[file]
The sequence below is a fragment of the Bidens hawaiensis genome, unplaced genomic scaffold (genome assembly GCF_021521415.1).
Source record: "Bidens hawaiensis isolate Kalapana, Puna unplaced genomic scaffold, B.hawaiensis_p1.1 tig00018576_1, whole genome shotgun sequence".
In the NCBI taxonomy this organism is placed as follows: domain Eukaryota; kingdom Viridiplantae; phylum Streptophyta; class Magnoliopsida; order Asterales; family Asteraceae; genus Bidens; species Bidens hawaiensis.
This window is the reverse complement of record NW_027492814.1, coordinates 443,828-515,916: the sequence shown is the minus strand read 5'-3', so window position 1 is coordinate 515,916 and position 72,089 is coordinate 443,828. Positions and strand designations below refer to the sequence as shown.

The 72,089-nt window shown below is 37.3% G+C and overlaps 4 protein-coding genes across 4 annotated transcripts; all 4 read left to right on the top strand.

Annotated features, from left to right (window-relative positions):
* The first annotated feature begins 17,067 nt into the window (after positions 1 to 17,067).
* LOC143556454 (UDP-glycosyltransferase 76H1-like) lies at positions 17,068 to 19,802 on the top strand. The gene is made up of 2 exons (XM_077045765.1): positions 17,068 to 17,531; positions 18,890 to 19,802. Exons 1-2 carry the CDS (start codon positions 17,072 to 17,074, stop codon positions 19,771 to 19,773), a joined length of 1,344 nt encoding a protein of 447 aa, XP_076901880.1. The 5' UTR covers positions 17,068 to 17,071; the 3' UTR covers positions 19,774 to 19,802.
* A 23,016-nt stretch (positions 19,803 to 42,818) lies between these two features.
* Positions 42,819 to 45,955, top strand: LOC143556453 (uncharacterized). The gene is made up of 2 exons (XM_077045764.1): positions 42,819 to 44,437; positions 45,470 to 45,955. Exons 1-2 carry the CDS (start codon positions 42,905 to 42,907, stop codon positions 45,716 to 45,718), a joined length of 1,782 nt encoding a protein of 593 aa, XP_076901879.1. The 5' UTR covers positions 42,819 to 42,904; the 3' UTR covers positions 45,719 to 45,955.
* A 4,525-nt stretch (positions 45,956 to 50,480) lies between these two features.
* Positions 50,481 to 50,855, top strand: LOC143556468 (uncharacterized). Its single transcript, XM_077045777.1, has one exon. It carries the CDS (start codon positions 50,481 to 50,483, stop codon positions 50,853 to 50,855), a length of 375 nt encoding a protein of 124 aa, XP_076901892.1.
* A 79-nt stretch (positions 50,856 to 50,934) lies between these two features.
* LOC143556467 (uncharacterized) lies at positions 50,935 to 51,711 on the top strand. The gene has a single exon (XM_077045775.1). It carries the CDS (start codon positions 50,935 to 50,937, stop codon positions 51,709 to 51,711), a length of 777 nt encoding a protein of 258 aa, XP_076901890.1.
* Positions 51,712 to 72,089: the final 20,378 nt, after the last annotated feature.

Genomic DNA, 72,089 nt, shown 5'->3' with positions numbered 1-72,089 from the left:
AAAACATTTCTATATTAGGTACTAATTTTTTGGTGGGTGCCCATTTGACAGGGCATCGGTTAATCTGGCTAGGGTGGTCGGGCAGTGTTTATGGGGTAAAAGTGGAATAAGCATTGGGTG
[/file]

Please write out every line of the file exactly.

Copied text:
The sequence below is a fragment of the Bidens hawaiensis genome, unplaced genomic scaffold (genome assembly GCF_021521415.1).
Source record: "Bidens hawaiensis isolate Kalapana, Puna unplaced genomic scaffold, B.hawaiensis_p1.1 tig00018576_1, whole genome shotgun sequence".
In the NCBI taxonomy this organism is placed as follows: domain Eukaryota; kingdom Viridiplantae; phylum Streptophyta; class Magnoliopsida; order Asterales; family Asteraceae; genus Bidens; species Bidens hawaiensis.
This window is the reverse complement of record NW_027492814.1, coordinates 443,828-515,916: the sequence shown is the minus strand read 5'-3', so window position 1 is coordinate 515,916 and position 72,089 is coordinate 443,828. Positions and strand designations below refer to the sequence as shown.

The 72,089-nt window shown below is 37.3% G+C and overlaps 4 protein-coding genes across 4 annotated transcripts; all 4 read left to right on the top strand.

Annotated features, from left to right (window-relative positions):
* The first annotated feature begins 17,067 nt into the window (after positions 1 to 17,067).
* LOC143556454 (UDP-glycosyltransferase 76H1-like) lies at positions 17,068 to 19,802 on the top strand. The gene is made up of 2 exons (XM_077045765.1): positions 17,068 to 17,531; positions 18,890 to 19,802. Exons 1-2 carry the CDS (start codon positions 17,072 to 17,074, stop codon positions 19,771 to 19,773), a joined length of 1,344 nt encoding a protein of 447 aa, XP_076901880.1. The 5' UTR covers positions 17,068 to 17,071; the 3' UTR covers positions 19,774 to 19,802.
* A 23,016-nt stretch (positions 19,803 to 42,818) lies between these two features.
* Positions 42,819 to 45,955, top strand: LOC143556453 (uncharacterized). The gene is made up of 2 exons (XM_077045764.1): positions 42,819 to 44,437; positions 45,470 to 45,955. Exons 1-2 carry the CDS (start codon positions 42,905 to 42,907, stop codon positions 45,716 to 45,718), a joined length of 1,782 nt encoding a protein of 593 aa, XP_076901879.1. The 5' UTR covers positions 42,819 to 42,904; the 3' UTR covers positions 45,719 to 45,955.
* A 4,525-nt stretch (positions 45,956 to 50,480) lies between these two features.
* Positions 50,481 to 50,855, top strand: LOC143556468 (uncharacterized). Its single transcript, XM_077045777.1, has one exon. It carries the CDS (start codon positions 50,481 to 50,483, stop codon positions 50,853 to 50,855), a length of 375 nt encoding a protein of 124 aa, XP_076901892.1.
* A 79-nt stretch (positions 50,856 to 50,934) lies between these two features.
* LOC143556467 (uncharacterized) lies at positions 50,935 to 51,711 on the top strand. The gene has a single exon (XM_077045775.1). It carries the CDS (start codon positions 50,935 to 50,937, stop codon positions 51,709 to 51,711), a length of 777 nt encoding a protein of 258 aa, XP_076901890.1.
* Positions 51,712 to 72,089: the final 20,378 nt, after the last annotated feature.

Genomic DNA, 72,089 nt, shown 5'->3' with positions numbered 1-72,089 from the left:
AAAACATTTCTATATTAGGTACTAATTTTTTGGTGGGTGCCCATTTGACAGGGCATCGGTTAATCTGGCTAGGGTGGTCGGGCAGTGTTTATGGGGTAAAAGTGGAATAAGCATTGGGTG